Tuesday, October 2, 2012

Lucerne Based Dairy Farm- More Feed, Less Irrigation, Less Nitrate Leaching

Richard Campion is a lecturer at Lincoln University; he presented a paper to the 18th International Farm Management Congressheld in Methven last year. His paper was titled “Utilising Lucerne Potential For Dairy Farming”.

In his paper he modelled the Lincoln University Dairy Farm using 90% lucerne and 10% winter crop. His report states that the ryegrass and white clover pastures at the Lincoln University dairy farm produce on average 17,000kg DM/ha/yr. Irrigated lucerne stands have been shown to produce 24,000kg DM/ha/yr. But the interesting point is that Lucerne has far greater water efficiency than ryegrass. For this reason irrigated lucerne can grow 25% more dry matter than pasture and it can do it with only 1/3 of the water that ryegrass needs.
So if a dairy farmer changed their irrigated pasture system to a lucerne based system, they would reduce the water required for irrigation by approximately 65%. This is a massive potential saving.

Purely from a water efficiency perspective, lucerne has a clear advantage over ryegrass pasture. This has implications from the environmental perspective such as dairy’s water footprint as well as from a cost saving point of view.

I worked on a 800 cow irrigated dairy farm in Canterbury, the power bill just for the irrigation pumps alone was $200,000/year. This is quite high because the water was very deep, the Canterbury average is closer to $60,000/year. If a farmer could reduce their irrigation power bill by two thirds, then that is a significant saving.

I read about farmers being praised for their water use efficiency by using moisture meters and other tools that allow them to irrigate much more efficiently. Which is great, but surely these farmers would be only achieving water savings in the order of 5-10%. A lucerne based dairy farm should be able to make a 65% reduction in water use!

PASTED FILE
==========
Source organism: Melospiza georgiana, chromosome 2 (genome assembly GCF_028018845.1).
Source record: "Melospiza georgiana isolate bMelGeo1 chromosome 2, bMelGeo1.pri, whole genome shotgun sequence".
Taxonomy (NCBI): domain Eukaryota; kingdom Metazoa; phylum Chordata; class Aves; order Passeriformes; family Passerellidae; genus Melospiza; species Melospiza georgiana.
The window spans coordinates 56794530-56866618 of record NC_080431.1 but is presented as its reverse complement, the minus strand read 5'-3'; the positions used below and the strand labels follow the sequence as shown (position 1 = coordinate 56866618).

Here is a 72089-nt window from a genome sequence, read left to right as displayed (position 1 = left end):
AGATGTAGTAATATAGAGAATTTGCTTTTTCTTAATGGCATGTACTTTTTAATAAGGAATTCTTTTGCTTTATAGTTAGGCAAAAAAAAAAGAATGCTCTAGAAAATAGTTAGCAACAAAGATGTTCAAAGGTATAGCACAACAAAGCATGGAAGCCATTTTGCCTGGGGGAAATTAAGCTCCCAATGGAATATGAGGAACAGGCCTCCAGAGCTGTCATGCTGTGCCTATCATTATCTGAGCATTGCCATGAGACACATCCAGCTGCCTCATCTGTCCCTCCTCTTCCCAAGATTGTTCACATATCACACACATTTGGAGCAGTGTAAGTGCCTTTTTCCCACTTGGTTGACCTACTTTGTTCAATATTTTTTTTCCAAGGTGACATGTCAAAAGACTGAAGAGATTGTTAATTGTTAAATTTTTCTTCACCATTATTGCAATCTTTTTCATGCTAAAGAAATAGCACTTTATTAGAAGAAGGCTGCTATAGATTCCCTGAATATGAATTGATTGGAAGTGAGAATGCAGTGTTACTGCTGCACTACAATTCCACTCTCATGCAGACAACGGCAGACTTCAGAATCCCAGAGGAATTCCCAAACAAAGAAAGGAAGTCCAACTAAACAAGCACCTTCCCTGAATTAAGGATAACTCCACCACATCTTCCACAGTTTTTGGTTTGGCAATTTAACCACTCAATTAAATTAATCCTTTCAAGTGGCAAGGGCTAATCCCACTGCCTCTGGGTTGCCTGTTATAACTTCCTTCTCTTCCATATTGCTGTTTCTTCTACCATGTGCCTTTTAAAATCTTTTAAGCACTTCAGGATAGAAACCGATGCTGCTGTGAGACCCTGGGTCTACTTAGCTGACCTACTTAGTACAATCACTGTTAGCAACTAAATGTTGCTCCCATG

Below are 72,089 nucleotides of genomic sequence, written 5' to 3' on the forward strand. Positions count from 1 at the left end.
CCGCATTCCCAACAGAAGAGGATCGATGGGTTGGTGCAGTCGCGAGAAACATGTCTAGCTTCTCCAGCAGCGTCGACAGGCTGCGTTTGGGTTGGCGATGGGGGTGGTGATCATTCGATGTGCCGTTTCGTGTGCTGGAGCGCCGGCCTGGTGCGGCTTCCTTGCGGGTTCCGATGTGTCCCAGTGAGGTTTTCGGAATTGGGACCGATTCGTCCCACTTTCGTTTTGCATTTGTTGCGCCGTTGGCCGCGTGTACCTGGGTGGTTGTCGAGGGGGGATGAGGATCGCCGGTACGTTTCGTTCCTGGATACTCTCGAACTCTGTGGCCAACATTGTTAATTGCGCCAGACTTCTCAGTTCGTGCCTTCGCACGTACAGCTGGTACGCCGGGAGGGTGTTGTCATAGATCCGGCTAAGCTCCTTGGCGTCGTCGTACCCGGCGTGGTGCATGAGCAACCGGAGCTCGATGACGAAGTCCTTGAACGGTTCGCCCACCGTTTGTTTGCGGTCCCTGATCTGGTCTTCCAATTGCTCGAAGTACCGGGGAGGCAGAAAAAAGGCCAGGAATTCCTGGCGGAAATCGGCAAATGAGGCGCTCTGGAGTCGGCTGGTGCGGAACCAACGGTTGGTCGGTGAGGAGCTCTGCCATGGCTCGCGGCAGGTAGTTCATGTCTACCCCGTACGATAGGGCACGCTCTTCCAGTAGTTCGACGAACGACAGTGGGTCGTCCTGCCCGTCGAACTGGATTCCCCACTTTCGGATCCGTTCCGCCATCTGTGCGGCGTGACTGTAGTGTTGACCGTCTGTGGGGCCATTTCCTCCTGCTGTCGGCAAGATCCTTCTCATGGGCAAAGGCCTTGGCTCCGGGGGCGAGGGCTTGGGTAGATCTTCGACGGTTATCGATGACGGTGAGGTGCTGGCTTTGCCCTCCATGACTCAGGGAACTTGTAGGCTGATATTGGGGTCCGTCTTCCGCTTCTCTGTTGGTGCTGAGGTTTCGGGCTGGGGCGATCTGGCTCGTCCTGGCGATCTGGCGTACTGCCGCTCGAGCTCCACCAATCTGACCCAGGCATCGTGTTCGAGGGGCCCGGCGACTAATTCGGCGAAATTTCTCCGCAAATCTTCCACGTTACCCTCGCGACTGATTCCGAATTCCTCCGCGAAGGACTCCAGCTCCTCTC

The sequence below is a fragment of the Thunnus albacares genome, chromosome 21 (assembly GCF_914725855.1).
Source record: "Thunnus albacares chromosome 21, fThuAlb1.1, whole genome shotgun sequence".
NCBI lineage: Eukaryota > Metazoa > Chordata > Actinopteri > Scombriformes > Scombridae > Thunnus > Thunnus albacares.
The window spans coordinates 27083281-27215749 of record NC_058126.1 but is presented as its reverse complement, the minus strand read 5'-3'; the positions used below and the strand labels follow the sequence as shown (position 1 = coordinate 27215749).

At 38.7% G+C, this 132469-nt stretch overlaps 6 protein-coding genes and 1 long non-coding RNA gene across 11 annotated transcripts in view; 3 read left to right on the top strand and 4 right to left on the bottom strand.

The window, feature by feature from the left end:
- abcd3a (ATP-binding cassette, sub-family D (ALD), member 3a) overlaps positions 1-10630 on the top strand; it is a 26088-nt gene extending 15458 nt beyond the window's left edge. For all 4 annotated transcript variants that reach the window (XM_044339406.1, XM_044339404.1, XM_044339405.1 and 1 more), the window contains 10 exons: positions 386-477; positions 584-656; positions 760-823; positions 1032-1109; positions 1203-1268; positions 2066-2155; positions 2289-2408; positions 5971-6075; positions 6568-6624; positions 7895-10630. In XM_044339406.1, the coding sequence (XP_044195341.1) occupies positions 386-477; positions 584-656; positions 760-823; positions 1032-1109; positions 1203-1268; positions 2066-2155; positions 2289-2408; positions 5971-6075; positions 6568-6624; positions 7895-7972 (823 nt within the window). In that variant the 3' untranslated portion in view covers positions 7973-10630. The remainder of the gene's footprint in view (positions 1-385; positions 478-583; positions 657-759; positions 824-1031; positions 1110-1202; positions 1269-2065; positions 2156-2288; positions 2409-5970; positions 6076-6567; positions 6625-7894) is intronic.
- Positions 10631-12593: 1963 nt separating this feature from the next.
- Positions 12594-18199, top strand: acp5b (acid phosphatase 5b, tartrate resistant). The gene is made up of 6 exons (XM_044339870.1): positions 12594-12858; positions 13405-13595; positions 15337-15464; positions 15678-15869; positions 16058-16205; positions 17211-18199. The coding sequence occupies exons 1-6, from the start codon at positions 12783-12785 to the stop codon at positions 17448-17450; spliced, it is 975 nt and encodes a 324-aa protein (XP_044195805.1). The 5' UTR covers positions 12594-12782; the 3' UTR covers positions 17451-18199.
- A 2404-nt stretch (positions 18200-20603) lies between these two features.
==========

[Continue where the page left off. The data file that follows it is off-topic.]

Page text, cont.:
Water efficiency is not the only advantage of lucerne. Because it is a legume it fixes its own nitrogen and therefore does not require nitrogen fertilizer like a ryegrass based system does. The average Canterbury dairy farmer spends about $80,000/year on nitrogen fertilizer. The lucerne system has the potential for significant fertilizer savings. Because lucerne does not need nitrogen fertilizer, this has an environmental advantage as well, as nitrate leaching is the main form of pollution from dairy farms.

Lucerne has a root system far greater than a ryegrass pasture. It is not uncommon for lucerne to have a root depth of 2-3 metres compared to 20-30 cm for ryegrass. For this reason lucerne roots can absorb nitrates further down the soil profile than ryegrass can, this means a lucerne stand should leach less nitrate than a ryegrass paddock. Lucerne is in fact used to clean decontaminated soils around the world.
As farmers look for methods to decrease the amount of nitrate their farms leach, lucerne must surely be an option.

Richard points out that a lucerne system will have to be managed quite differently and is quite a departure from a conventional dairy farm.
Bloat can be an issue with lucerne feed but this can be addressed with bloat drench or boluses. Richard suggests that raising all young stock on lucerne will enable them to become much less susceptible to bloat as a adult. He recommends not breeding from cows that get bloat as well.

lucerne requires care with stock on wet soils as the crown can be damaged, but this is true of ryegrass as well. A lucerne system will have to have some other form of feed in the spring as lucerne will not be ready to graze until October and the wet spring conditions risk damaging the plant.

As farmers in Canterbury look to the future, they can be sure that the battle with nitrate limits and the competition for water allocation will increase. A lucerne based dairy system will have to be managed differently, but the potential advantages especially the water efficiency and the plants ability to absorb nitrates must mean it plays a part to solving these two issues.


  1. Thought provoking article.

    Unfortunately at the moment Overseer6 models lucerne as having significantly higher nitrate leaching than pasture, apparently.

    1. Also, this works both ways - we have instances of sheep and beef farmers opting not to install irrigation and convert to dairy, as they can make better margins by converting to an unirrigated lucerne based drystock system. Lifting productivity without the capital and operating costs of irrigation and dairy.

      Either way, there is a lucerne grazing revolution underway, and it is going to have huge impacts on pastoral farming in NZ in the coming decade.

  2. I agree lucerne is under rated. Its exciting. I'm getting mixed messages reguarding nitrate leaching on a lucerne system. Your correct overseeer6 does show greater nitrate leaching on a dairy system. No one can explain why. So some further investigation shall be done.

  3. Do you subscribe to any other websites about this? I'm struggling to find other reputable sources like yourself

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